Wireless Communications With ChibiArduino 03: Intro to Wireless Sensors


Wireless sensors is an amazing field that enables a lot of applications that normally wouldn’t be able to happen. You can monitor environmental parameters in each room of the house and have that information sent to a dashboard in the main area of the house. Or sense environmental parameters on a volcano and have the data sent to the internet for remote monitoring half a world away. Those are the kinds of things we can do with this technology if we understand how to use it properly. For this tutorial, we’re going to monitor a simple sensor and transmit the data to a receiver connected to a computer. This can easily be a raspberry pi or a similar low cost, low power computing device as well. We’ll just be printing the data out, although we can take things further and have that data sent to the internet as well.


In this tutorial, we’re going to use the same hardware which is the FreakUSB 900 and Freakduino 900 combo. It’s quite versatile and useful for a variety of applications. That way, it’s also possible to go through the whole battery of tutorials just using one set of equipment without having to buy a lot of extra equipment. These tutorials can also be done using the Freakduino and FreakUSB 2.4 GHz versions.

We’ll also be using the DHT11 humidity and temperature sensor in this tutorial. This is a low cost sensor that can provide temperature and humidity data using a special one wire protocol. The accuracy of the sensor is +/- 1 degree Celsius for tempertaure and +/- 5% for the relative humidity. There are already many Arduino libraries designed to communicate with these devices. We’ll be using the Adafruit DHT11 library which is quite stable and performs well.

We’re going to need to interface the DHT11 to the Freakduino which is quite straightforward. The interface only consists of three wires. We will need to connect two wires up to +5V and GND. These are located on the Freakduino at the 5V pin and the GND pins. Then we connect the wire up to any pin that we’ll specify. In our case, we’ll use pin 2 which is the default pin in the Adafruit software. Once that’s done, we should be ready to go with the temperature/humidity sensor hardware.

Tx Code

Most of the new work for this tutorial will be done on the transmit side of the communications chain. In this case, the transmitter will be the Freakduino which will be transmitting the sensor data to the FreakUSB receiver which is attacehd to the PC. Once the sensor is interfaced to the Freakduino, we’re ready to start on the coding side of things.

In the first part of the code, we’re going to bring in our libraries. Along with the chibiArduino library, we’re also going to bring in the DHT library from Adafruit. This is one of the benefits of using the Arduino platform. We have access to a huge array of software libraries for parts which will drastically cut down on our coding time. This allows us to focus on working on applications rather than writing low level drivers for each part that we’re going to use. For the chibiArduino stack, we can bring it in using #include “chibi.h”. For the DHT library, we bring it in using #include “DHT.h”.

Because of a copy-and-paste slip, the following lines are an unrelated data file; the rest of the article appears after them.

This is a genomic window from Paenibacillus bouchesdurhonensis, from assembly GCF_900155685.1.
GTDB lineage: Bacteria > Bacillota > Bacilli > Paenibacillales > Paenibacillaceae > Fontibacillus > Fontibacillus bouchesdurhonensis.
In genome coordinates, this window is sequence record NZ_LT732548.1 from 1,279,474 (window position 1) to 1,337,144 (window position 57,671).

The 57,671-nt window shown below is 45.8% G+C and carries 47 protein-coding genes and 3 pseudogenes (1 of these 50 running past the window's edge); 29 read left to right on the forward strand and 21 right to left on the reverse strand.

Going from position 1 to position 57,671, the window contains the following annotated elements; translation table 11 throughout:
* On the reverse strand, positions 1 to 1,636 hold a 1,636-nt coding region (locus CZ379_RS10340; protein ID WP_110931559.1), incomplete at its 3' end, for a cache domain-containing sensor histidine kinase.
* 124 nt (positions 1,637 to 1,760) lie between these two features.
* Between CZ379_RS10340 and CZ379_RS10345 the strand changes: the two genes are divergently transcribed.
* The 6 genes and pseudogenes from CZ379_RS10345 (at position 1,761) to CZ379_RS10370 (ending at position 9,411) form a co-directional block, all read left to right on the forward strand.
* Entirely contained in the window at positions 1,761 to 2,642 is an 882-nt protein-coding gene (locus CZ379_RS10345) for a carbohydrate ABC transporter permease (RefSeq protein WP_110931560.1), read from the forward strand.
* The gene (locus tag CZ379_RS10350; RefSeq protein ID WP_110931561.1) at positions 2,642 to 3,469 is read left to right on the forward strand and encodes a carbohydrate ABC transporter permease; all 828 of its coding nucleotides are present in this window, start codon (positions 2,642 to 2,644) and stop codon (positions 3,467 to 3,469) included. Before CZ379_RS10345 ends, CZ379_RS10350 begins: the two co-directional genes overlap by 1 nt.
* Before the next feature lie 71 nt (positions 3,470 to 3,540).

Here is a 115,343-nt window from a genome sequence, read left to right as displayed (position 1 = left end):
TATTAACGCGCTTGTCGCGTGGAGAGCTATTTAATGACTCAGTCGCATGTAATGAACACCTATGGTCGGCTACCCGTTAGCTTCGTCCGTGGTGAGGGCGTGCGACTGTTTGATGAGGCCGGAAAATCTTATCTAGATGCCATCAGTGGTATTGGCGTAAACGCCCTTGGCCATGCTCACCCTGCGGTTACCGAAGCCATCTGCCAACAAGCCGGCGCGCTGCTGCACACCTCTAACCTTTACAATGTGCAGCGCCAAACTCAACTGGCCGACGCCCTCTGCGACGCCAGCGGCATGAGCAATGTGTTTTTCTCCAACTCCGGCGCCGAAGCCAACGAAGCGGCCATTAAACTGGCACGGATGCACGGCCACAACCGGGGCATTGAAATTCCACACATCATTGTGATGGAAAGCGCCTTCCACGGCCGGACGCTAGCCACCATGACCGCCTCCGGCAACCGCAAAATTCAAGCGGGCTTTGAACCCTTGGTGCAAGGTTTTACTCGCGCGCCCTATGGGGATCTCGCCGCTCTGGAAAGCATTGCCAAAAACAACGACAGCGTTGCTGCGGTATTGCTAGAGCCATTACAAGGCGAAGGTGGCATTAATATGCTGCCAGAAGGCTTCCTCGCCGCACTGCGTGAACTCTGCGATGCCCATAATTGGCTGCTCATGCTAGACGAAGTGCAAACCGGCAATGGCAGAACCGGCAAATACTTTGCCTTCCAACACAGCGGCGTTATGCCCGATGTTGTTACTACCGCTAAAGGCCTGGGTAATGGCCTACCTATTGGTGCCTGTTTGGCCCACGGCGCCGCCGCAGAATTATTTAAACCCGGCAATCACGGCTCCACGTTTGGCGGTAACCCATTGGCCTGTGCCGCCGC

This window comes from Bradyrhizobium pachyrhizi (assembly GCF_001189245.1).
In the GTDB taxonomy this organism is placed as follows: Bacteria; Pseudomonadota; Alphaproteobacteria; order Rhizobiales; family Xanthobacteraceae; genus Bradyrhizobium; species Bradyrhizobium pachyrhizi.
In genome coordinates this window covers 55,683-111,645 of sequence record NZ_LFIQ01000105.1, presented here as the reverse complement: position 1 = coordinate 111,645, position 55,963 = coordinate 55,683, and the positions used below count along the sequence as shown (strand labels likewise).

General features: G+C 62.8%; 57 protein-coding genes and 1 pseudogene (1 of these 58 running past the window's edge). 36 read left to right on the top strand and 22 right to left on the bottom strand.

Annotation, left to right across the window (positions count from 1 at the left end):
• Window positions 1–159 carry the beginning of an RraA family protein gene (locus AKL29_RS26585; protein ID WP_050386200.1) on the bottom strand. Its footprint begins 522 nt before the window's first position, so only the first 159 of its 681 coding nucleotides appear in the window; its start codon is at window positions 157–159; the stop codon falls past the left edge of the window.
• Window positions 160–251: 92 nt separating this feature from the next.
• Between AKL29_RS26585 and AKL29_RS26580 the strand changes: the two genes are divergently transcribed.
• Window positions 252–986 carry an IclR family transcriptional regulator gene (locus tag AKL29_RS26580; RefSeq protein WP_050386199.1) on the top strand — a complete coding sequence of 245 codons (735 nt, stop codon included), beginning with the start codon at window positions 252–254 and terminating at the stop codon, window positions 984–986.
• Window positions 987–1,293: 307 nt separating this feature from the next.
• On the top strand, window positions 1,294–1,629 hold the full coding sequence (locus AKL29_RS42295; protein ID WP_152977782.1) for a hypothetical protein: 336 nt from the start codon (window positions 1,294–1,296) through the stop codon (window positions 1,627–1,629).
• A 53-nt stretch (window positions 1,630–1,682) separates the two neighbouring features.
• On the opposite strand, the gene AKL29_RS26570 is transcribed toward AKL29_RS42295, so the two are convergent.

There are two new defines we’re also introducing too. To use the DHT11 sensor, we have to specify the DHT sensor type and the pin that the DHT is connected to. In this case, we’re going to specify the DHT11 sensor and the pin will be connected to pin 2 which is default for this library. We can use any other pin as well, but let’s just keep things default.

Once that’s configured, we can instantiate the DHT object which means creating the DHT sensor. The DHT uses a special protocol which only requires a single wire. All of the details of the protocol are kept inside the DHT library file so we just need to create the DHT object and then we can start using it. In creating the object, we need to configure things properly which means we need to specify the DHT sensor type and the DHT pin. Here we just use the defines we specified a few lines up to create the object. Using the #defines or macros as they are commonly called, makes our code much easier to read and we can keep all our critical parameters in a single place.

Finallly, we create our byte buffer which uses the standard payload size. We won’t use the full payload size of the byte buffer, but its allocated and there if we need it.

In the setup, along with the chibiInit() to initialize the chibiArduino stack, we need to initialize the DHT sensor. To do this, we call the dht.begin() method which will start up the sensor and get it ready to start sensing.